Mar. 20, 2017

Do Innovation Labs Live Up to the Hype?

Product incubators and innovation labs are on the rise, on both the agency side and the client side. As a business owner, UX professional and digital product enthusiast, it’s exciting for me to see the need for an “innovation team” becoming as ubiquitous as a sales, marketing or engineering department. But one has to ask: is it worth the investment?

Mike Gadsby is Co-Founder and the Chief Experience Officer at O3 World. In addition to leading client and product strategy, Mike also oversees O3’s Labs and R&D initiatives. This article was originally published in and has been edited on March 2, 2017.  Read full below.

Product incubators and innovation labs are on the rise, on both the agency side and the client side. As a business owner, UX professional and digital product enthusiast, it’s exciting for me to see the need for an “innovation team” becoming as ubiquitous as a sales, marketing or engineering department. But one has to ask: is it worth the investment?


Over the past several years, innovation labs have become quite common and have been implemented by all sorts of companies from large corporations to nonprofits. While their missions vary across organizations, the typical—publicly stated—motivation is a need to solve problems in new and exciting ways. This could mean new product development, entirely new business divisions, or corporate sponsored startups.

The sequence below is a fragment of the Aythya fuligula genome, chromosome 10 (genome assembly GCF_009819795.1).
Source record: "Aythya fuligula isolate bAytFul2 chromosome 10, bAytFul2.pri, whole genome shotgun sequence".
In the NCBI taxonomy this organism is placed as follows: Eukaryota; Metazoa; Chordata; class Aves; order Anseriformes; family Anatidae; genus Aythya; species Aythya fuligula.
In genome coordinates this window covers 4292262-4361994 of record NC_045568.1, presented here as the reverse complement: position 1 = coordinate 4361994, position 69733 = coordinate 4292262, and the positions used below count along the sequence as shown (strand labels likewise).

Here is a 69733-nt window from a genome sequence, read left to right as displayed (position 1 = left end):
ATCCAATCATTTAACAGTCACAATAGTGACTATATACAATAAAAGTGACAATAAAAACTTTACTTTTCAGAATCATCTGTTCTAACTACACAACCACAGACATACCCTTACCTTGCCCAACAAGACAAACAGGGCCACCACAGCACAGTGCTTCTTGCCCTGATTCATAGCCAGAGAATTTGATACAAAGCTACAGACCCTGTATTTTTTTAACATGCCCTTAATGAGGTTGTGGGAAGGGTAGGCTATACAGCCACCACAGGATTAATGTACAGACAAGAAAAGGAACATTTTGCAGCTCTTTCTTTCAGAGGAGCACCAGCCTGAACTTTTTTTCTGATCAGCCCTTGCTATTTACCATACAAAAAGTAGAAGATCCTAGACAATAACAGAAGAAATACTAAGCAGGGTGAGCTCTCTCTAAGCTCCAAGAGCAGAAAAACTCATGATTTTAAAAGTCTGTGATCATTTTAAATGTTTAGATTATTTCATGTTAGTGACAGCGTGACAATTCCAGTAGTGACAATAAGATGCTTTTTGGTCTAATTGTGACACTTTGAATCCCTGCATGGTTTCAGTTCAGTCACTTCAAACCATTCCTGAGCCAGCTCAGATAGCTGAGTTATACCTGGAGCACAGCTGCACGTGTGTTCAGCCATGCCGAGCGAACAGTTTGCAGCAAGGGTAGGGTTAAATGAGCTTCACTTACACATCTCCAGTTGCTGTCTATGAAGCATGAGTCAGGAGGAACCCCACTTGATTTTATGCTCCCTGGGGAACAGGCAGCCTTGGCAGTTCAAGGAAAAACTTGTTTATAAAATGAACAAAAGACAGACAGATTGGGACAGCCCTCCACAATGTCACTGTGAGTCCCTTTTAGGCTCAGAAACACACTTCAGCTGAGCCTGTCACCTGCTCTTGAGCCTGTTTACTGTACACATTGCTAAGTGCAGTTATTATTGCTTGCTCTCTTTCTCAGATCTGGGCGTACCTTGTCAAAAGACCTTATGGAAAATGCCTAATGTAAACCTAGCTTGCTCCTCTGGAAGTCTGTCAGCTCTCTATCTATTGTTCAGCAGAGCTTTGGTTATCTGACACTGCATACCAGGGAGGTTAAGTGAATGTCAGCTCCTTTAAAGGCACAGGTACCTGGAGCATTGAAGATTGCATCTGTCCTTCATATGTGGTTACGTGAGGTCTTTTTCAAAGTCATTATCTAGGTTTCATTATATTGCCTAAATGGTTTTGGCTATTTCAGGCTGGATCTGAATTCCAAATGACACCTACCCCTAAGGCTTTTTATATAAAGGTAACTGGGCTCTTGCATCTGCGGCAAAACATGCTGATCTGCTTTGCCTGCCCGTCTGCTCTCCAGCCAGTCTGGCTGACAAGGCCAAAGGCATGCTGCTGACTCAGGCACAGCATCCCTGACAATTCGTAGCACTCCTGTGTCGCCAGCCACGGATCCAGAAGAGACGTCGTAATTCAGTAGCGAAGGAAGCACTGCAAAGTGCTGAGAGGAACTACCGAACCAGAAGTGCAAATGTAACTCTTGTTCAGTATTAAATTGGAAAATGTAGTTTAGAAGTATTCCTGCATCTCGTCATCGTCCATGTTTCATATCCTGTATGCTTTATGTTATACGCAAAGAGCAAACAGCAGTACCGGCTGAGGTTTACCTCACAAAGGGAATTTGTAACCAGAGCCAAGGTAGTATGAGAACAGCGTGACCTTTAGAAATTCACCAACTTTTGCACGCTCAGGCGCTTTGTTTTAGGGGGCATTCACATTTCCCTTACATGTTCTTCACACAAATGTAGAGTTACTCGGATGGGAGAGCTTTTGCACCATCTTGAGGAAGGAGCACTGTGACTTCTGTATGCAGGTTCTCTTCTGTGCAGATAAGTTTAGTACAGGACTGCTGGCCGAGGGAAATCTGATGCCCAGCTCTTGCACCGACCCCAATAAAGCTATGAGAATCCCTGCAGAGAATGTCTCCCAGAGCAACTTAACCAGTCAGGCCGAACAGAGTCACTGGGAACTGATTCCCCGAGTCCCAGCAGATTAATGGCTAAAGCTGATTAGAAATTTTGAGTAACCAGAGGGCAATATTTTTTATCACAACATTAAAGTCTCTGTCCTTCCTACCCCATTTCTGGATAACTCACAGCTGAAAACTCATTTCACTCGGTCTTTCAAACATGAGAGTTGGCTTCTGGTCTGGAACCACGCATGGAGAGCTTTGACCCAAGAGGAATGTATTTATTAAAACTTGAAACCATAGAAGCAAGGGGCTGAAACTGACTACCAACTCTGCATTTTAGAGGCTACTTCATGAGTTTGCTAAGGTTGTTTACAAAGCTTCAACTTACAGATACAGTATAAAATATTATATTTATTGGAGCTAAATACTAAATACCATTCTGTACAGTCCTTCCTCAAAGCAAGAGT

While it may be a bit early to collectively judge the results of these programs, there are many examples of lab initiatives that have netted large gains for organizations. Amazon’s Lab 126 has been an uber-successful labs program that has produced products like the Kindle and, more recently, the Amazon Dash Button and Echo. From a product incubation standpoint, we can point to the history of a product like Slack as a perfect example of technology that was born out of internal development and innovation practices.

And then there are entire companies that are, essentially, innovation practices. I’m a huge fan of Breakfast. They are a rapid product and prototype company that develops intellectual property. Put simply, they are modern day inventors who use technology and design to blow your mind! Though they’ve done so many cool things, my favorite is still their B•Line. Instead of cold-calling new clients, they mail prospects a big red phone that calls the three co-founders of Breakfast. A brilliant idea on many levels.